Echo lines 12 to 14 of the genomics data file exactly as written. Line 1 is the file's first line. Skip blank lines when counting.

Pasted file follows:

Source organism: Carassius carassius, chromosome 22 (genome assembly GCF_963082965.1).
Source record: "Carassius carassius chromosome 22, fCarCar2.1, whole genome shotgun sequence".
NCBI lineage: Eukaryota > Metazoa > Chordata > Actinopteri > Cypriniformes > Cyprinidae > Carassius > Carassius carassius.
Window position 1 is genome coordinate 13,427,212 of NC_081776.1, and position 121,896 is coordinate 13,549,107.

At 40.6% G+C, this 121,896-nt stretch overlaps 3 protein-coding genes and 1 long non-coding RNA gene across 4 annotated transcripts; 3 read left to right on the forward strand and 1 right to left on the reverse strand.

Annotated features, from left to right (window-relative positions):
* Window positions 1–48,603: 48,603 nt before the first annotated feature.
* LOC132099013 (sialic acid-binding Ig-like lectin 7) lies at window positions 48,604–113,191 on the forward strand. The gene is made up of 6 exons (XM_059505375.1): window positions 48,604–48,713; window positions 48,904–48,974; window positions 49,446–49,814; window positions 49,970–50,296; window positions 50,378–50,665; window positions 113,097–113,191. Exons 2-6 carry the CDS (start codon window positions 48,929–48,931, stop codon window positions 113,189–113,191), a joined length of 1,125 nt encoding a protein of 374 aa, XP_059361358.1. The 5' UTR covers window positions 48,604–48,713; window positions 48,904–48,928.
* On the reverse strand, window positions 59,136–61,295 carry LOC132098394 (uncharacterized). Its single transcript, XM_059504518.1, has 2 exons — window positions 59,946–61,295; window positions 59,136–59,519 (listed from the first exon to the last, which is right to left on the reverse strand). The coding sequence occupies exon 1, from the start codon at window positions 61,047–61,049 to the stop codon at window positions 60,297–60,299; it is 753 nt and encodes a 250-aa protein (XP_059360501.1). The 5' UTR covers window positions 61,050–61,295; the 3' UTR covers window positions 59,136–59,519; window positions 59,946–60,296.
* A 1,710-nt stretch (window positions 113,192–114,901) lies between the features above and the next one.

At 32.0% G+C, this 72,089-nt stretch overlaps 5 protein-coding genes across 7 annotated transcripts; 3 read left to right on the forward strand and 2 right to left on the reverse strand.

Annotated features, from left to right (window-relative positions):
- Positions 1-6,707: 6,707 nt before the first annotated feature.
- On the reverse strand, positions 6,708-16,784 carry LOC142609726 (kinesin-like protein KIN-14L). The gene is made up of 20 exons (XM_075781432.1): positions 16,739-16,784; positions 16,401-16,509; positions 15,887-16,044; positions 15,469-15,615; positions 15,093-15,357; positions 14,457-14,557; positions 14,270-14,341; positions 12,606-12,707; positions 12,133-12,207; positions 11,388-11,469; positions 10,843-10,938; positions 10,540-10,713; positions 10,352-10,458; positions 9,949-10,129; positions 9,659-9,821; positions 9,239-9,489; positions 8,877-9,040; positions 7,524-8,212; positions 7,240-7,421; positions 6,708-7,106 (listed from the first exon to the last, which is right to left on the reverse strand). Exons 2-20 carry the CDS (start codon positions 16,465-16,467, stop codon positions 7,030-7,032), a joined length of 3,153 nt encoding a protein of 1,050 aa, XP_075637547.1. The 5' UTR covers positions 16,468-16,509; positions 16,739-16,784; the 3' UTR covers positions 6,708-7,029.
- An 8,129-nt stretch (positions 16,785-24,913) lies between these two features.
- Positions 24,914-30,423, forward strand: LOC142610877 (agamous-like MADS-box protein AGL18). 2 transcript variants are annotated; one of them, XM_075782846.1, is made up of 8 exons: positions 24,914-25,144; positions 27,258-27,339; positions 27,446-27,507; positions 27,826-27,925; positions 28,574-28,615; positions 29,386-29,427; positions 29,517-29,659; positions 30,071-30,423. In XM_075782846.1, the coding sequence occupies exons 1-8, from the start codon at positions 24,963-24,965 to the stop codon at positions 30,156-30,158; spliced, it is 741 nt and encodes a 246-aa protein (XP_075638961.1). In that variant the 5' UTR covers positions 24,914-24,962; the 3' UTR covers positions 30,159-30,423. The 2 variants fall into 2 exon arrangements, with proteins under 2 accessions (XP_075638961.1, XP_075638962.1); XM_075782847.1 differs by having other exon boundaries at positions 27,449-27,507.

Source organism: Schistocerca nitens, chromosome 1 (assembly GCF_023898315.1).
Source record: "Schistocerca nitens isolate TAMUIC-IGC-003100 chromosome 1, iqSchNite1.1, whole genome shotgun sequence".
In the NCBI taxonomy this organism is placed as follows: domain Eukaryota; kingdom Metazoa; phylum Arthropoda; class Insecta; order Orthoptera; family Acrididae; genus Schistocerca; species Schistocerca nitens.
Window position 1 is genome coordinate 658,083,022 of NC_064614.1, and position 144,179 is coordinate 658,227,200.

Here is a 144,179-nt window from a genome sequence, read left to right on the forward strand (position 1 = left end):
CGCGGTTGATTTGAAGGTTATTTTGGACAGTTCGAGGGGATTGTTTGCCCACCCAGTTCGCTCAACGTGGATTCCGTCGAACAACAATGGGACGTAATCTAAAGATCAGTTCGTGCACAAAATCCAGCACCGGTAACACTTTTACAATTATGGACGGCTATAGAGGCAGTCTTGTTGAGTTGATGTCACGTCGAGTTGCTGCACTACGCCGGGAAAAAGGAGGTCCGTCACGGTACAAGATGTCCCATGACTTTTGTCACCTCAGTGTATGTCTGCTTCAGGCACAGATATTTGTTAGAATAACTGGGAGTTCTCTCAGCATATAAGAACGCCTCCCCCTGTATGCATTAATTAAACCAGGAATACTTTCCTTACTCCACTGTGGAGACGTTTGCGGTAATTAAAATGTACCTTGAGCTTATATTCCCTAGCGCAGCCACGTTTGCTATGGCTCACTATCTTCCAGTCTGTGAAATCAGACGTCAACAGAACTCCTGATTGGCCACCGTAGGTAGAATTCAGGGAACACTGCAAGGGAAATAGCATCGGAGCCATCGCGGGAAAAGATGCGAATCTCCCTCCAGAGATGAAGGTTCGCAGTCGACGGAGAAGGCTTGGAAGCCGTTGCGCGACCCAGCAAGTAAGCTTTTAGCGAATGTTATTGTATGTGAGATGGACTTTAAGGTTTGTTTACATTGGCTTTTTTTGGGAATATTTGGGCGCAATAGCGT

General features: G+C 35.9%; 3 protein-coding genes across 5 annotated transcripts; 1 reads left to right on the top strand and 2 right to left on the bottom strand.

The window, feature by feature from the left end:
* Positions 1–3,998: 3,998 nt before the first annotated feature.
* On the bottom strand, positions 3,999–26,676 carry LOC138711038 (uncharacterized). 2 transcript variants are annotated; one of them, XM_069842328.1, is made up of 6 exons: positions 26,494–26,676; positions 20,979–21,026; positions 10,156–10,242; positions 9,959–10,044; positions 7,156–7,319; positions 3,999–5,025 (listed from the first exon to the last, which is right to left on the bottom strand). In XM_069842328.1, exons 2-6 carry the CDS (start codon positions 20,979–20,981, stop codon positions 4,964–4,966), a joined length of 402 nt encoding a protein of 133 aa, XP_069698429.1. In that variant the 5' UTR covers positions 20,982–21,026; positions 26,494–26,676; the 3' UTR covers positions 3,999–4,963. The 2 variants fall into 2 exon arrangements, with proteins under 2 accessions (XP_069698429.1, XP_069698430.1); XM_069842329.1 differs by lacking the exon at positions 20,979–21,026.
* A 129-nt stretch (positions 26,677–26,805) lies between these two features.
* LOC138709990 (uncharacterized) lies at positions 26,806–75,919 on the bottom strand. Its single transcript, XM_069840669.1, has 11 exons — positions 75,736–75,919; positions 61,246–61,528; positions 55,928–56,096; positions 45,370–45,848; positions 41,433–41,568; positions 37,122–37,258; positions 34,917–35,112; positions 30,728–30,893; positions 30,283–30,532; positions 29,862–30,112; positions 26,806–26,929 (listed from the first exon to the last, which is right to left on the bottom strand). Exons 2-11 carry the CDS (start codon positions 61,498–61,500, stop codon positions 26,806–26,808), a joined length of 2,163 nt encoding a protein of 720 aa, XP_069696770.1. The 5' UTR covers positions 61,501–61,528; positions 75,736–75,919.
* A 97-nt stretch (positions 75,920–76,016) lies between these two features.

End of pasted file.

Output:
Annotated features, from left to right (window-relative positions):
- Positions 1-6,707: 6,707 nt before the first annotated feature.
- On the reverse strand, positions 6,708-16,784 carry LOC142609726 (kinesin-like protein KIN-14L). The gene is made up of 20 exons (XM_075781432.1): positions 16,739-16,784; positions 16,401-16,509; positions 15,887-16,044; positions 15,469-15,615; positions 15,093-15,357; positions 14,457-14,557; positions 14,270-14,341; positions 12,606-12,707; positions 12,133-12,207; positions 11,388-11,469; positions 10,843-10,938; positions 10,540-10,713; positions 10,352-10,458; positions 9,949-10,129; positions 9,659-9,821; positions 9,239-9,489; positions 8,877-9,040; positions 7,524-8,212; positions 7,240-7,421; positions 6,708-7,106 (listed from the first exon to the last, which is right to left on the reverse strand). Exons 2-20 carry the CDS (start codon positions 16,465-16,467, stop codon positions 7,030-7,032), a joined length of 3,153 nt encoding a protein of 1,050 aa, XP_075637547.1. The 5' UTR covers positions 16,468-16,509; positions 16,739-16,784; the 3' UTR covers positions 6,708-7,029.